Session. James Graham and Mr. Oswald, from several places, agalost the Universities (Scotland) Bill.-By Mr. Mackin.

Mr. Labouchere said, he had only a

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general knowledge on the subject of the Viscount Howick said, he was exceed. Railway Bill under consideration, and he ingly averse 10 applying favours to one did not wish to do anything which would Railway Bill which were not extended to have the effect of preventing the Bill from others; but though he knew nothing of passing this Session. It was, however, the particular merits of the South very well known that the project for the Wales line, he would say generally, South Wales Railway was supported by that he thought railways ought to get powerful interests having much influence particular indulgence this Session. The in that House; and he would ask, were House required the promoters of all lines They, under such circumstances, to depart to lay their plans in the first instance from the Standing Orders in favour of a before the Railway Department of the Bill so supported, while they declined Board of Trade, and suspended all prodoing so in other cases.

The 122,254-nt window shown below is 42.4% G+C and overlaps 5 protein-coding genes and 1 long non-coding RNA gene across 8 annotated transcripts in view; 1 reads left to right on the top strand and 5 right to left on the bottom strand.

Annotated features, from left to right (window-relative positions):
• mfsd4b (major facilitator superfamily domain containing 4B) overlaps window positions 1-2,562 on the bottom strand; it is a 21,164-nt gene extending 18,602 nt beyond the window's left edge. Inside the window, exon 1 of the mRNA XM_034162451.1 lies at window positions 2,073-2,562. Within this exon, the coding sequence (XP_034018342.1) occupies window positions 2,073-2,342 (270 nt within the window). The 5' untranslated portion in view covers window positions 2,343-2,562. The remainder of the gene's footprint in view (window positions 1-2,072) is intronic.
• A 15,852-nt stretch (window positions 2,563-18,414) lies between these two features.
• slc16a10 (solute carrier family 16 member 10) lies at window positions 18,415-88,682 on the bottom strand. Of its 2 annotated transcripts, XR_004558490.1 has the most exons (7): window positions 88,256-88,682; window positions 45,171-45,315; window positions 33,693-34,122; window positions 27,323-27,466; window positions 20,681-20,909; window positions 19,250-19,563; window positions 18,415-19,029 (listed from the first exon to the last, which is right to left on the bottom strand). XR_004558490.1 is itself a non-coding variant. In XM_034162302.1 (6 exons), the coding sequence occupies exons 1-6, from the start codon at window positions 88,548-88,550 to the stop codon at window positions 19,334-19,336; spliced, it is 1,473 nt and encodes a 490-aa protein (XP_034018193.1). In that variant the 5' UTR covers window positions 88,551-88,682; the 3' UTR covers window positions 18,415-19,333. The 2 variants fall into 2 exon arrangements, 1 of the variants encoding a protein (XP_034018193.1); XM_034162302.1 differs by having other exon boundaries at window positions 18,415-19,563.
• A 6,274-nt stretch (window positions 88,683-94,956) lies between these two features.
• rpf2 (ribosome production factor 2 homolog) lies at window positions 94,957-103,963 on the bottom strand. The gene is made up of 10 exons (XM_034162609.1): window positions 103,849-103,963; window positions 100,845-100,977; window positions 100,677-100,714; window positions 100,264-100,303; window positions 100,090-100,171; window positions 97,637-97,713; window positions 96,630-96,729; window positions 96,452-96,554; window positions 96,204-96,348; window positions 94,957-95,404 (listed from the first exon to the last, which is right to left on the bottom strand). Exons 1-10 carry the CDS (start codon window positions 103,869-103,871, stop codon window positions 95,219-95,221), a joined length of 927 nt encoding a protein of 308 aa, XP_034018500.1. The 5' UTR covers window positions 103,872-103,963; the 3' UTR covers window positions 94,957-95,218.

ceedings upon the Bills until the Reports Mr. Vivian said, his Motion went no of the Board were made. They Thus further than that the Report should be threw back all the railway schemes for a taken into consideration on Friday instead full month of the Session later than they of on Tuesday; and he did not think, might otherwise have been brought forward, therefore, that it could be seriously ob- and he thought that circumstance ought to jecied to al the present advanced period induce them now to show some indulgence of the Session.